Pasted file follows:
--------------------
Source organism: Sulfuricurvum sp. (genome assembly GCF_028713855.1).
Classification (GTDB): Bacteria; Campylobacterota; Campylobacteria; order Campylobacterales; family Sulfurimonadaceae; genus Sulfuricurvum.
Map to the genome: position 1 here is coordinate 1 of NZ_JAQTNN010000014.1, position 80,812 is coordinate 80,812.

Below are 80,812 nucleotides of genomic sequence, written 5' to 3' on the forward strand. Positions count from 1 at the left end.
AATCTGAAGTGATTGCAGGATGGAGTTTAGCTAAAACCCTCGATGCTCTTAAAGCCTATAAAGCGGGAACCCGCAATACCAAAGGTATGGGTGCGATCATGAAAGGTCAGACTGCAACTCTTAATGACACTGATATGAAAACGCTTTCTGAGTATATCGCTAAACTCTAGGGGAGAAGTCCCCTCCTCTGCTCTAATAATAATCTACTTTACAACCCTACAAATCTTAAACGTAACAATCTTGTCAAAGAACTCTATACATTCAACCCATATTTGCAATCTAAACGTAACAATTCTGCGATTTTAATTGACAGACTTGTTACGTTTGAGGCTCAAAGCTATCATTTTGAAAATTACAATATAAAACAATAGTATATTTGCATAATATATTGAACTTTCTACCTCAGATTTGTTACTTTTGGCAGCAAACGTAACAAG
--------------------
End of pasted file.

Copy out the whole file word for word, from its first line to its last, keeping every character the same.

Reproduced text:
Source organism: Sulfuricurvum sp. (genome assembly GCF_028713855.1).
Classification (GTDB): Bacteria; Campylobacterota; Campylobacteria; order Campylobacterales; family Sulfurimonadaceae; genus Sulfuricurvum.
Map to the genome: position 1 here is coordinate 1 of NZ_JAQTNN010000014.1, position 80,812 is coordinate 80,812.

Below are 80,812 nucleotides of genomic sequence, written 5' to 3' on the forward strand. Positions count from 1 at the left end.
AATCTGAAGTGATTGCAGGATGGAGTTTAGCTAAAACCCTCGATGCTCTTAAAGCCTATAAAGCGGGAACCCGCAATACCAAAGGTATGGGTGCGATCATGAAAGGTCAGACTGCAACTCTTAATGACACTGATATGAAAACGCTTTCTGAGTATATCGCTAAACTCTAGGGGAGAAGTCCCCTCCTCTGCTCTAATAATAATCTACTTTACAACCCTACAAATCTTAAACGTAACAATCTTGTCAAAGAACTCTATACATTCAACCCATATTTGCAATCTAAACGTAACAATTCTGCGATTTTAATTGACAGACTTGTTACGTTTGAGGCTCAAAGCTATCATTTTGAAAATTACAATATAAAACAATAGTATATTTGCATAATATATTGAACTTTCTACCTCAGATTTGTTACTTTTGGCAGCAAACGTAACAAG